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Migajala Sutta

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Title: Migajala Sutta: To Migajala

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SN 35.63

PTS: S iv 35

CDB ii 1150

Migajala Sutta: To Migajala

translated from the Pali by

Thanissaro Bhikkhu

Alternate translation: Walshe

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At Savatthi. Then Ven. Migajala went to the Blessed One and on arrival, having bowed down to him, sat to one side. As he was sitting there he said to the Blessed One: “'A person living alone. A person living alone,' thus it is said. To what extent, lord, is one a person living alone, and to what extent is one a person living with a companion?”

“Migajala, there are forms cognizable via the eye — agreeable, pleasing, charming, endearing, fostering desire, enticing — and a monk relishes them, welcomes them, & remains fastened to them. As he relishes them, welcomes them, & remains fastened to them, delight arises. There being delight, he is impassioned. Being impassioned, he is fettered. A monk joined with the fetter of delight is said to be a person living with a companion.

“There are sounds cognizable via the ear… aromas cognizable via the nose… flavors cognizable via the tongue… tactile sensations cognizable via the body… ideas cognizable via the intellect — agreeable, pleasing, charming, endearing, fostering desire, enticing — and a monk relishes them, welcomes them, & remains fastened to them. As he relishes them, welcomes them, & remains fastened to them, delight arises. There being delight, he is impassioned. Being impassioned, he is fettered. A monk joined with the fetter of delight is said to be a person living with a companion.

A person living in this way — even if he frequents isolated forest & wilderness dwellings, with an unpopulated atmosphere, lying far from humanity, appropriate for seclusion — is still said to be living with a companion. Why is that? Because craving is his companion, and it has not been abandoned by him. Thus he is said to be a person living with a companion.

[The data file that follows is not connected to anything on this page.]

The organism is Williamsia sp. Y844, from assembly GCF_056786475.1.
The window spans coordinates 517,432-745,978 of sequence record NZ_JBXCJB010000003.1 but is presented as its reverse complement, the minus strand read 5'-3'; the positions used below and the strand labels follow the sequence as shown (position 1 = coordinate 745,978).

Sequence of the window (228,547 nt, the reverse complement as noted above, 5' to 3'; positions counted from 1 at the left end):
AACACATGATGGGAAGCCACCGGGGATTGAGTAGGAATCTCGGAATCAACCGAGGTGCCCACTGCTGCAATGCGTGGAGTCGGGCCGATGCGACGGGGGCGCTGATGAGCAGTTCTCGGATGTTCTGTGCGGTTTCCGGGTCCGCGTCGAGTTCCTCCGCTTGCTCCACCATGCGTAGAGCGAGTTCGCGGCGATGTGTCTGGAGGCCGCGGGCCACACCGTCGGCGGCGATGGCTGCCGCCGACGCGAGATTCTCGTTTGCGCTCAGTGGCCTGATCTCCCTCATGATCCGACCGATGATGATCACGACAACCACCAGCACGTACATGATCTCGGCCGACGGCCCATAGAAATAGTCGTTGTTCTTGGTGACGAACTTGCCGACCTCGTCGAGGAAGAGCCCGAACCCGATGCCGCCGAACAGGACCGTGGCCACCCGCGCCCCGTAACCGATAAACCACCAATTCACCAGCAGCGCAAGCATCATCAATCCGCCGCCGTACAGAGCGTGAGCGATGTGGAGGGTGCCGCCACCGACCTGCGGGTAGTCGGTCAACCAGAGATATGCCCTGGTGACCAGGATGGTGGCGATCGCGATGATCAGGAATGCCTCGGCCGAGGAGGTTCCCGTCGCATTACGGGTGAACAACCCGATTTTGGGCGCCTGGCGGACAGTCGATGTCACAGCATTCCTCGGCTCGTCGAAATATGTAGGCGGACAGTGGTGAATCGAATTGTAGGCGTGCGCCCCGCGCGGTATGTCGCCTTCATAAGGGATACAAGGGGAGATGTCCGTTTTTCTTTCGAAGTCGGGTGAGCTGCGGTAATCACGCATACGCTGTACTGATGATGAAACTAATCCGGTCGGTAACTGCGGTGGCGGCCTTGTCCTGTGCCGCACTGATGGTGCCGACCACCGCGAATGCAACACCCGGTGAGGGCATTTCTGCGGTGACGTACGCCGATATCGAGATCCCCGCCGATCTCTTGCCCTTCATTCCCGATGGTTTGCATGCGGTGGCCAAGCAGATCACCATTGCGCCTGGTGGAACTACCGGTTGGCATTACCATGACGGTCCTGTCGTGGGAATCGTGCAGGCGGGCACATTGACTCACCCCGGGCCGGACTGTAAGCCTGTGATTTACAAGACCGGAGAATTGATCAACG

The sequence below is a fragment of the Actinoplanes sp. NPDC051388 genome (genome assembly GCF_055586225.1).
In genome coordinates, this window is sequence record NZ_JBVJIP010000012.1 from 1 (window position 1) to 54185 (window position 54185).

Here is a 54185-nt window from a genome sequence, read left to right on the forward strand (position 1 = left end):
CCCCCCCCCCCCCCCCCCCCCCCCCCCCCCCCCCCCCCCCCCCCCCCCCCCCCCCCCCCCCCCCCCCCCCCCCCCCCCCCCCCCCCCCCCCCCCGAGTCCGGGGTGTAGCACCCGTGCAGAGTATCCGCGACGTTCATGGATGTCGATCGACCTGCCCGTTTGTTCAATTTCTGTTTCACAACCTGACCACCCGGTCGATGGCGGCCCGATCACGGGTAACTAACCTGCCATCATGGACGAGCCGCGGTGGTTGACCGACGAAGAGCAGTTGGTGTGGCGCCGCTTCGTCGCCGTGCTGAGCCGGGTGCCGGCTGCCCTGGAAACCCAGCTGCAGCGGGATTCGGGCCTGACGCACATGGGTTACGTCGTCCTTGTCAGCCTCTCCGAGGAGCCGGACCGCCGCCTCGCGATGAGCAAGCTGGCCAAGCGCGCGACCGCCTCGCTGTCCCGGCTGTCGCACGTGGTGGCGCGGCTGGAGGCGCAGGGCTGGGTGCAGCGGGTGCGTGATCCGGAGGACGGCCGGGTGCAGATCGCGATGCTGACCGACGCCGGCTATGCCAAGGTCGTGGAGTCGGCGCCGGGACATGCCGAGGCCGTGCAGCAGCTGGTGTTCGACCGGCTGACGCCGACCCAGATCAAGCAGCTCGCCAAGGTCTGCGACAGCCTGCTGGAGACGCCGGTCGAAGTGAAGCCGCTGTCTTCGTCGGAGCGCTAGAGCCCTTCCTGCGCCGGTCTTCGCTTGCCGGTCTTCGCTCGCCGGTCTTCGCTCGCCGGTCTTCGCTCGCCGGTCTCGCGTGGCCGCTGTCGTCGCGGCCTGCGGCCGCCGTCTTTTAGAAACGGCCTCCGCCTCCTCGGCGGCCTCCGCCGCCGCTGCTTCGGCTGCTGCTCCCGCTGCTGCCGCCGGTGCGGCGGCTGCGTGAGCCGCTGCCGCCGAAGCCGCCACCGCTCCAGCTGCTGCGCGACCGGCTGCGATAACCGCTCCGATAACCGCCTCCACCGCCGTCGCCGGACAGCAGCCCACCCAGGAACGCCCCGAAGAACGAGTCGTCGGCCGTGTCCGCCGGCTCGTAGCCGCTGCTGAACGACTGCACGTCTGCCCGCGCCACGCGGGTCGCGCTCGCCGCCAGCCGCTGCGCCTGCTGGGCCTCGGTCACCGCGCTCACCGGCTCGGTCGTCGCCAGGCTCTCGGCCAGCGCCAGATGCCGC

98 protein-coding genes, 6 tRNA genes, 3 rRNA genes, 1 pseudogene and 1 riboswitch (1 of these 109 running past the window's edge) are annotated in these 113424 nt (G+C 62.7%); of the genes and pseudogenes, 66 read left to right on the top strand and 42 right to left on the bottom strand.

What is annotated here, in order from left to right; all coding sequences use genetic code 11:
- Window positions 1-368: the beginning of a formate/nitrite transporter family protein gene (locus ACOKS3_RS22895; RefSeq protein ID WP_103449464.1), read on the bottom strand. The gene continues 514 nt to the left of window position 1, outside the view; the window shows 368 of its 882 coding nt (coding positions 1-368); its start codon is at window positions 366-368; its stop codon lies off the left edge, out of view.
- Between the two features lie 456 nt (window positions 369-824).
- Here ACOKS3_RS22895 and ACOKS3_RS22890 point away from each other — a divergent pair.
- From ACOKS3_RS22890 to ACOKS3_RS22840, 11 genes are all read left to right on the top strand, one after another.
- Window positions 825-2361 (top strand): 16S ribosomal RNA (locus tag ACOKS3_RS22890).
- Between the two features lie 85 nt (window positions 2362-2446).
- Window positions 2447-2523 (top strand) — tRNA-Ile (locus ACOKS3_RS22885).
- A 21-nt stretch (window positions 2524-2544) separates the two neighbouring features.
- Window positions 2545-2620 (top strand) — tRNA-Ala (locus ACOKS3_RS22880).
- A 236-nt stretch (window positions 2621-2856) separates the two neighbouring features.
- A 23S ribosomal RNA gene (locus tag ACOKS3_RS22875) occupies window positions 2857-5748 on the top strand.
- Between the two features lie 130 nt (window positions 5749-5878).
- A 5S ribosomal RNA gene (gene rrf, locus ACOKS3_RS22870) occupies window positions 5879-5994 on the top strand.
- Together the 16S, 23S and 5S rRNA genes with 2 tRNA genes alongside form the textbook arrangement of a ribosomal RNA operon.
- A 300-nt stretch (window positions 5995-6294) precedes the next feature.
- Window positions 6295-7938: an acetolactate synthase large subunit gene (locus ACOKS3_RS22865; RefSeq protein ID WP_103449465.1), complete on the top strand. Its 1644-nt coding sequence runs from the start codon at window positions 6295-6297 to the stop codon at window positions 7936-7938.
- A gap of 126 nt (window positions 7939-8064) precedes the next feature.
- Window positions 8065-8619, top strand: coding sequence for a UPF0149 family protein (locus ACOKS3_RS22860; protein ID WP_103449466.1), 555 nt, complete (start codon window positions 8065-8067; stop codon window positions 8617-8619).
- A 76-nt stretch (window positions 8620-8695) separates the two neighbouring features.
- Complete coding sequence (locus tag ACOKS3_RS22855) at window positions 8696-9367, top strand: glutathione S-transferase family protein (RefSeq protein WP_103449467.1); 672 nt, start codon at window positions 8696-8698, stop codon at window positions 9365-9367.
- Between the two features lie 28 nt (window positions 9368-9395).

“Now, there are forms cognizable via the eye — agreeable, pleasing, charming, endearing, fostering desire, enticing — and a monk does not relish them, welcome them, or remain fastened to them. As he doesn't relish them, welcome them, or remain fastened to them, delight ceases. There being no delight, he is not impassioned. Being not impassioned, he is not fettered. A monk disjoined from the fetter of delight is said to be a person living alone.

“There are sounds cognizable via the ear… aromas cognizable via the nose… flavors cognizable via the tongue… tactile sensations cognizable via the body… ideas cognizable via the intellect — agreeable, pleasing, charming, endearing, fostering desire, enticing — and a monk does not relish them, welcome them, or remain fastened to them. As he doesn't relish them, welcome them, or remain fastened to them, delight ceases. There being no delight, he is not impassioned. Being not impassioned, he is not fettered. A monk disjoined from the fetter of delight is said to be a person living alone.

“A person living in this way — even if he lives near a village, associating with monks & nuns, with male & female lay followers, with kings & royal ministers, with sectarians & their disciples — is still said to be living alone. A person living alone is said to be a monk. Why is that? Because craving is his companion, and it has been abandoned by him. Thus he is said to be a person living alone.”

en/tipitaka/sut/sn/sn35/sn35.063.than.txt · Last modified: 2019/05/11 04:34 by Johann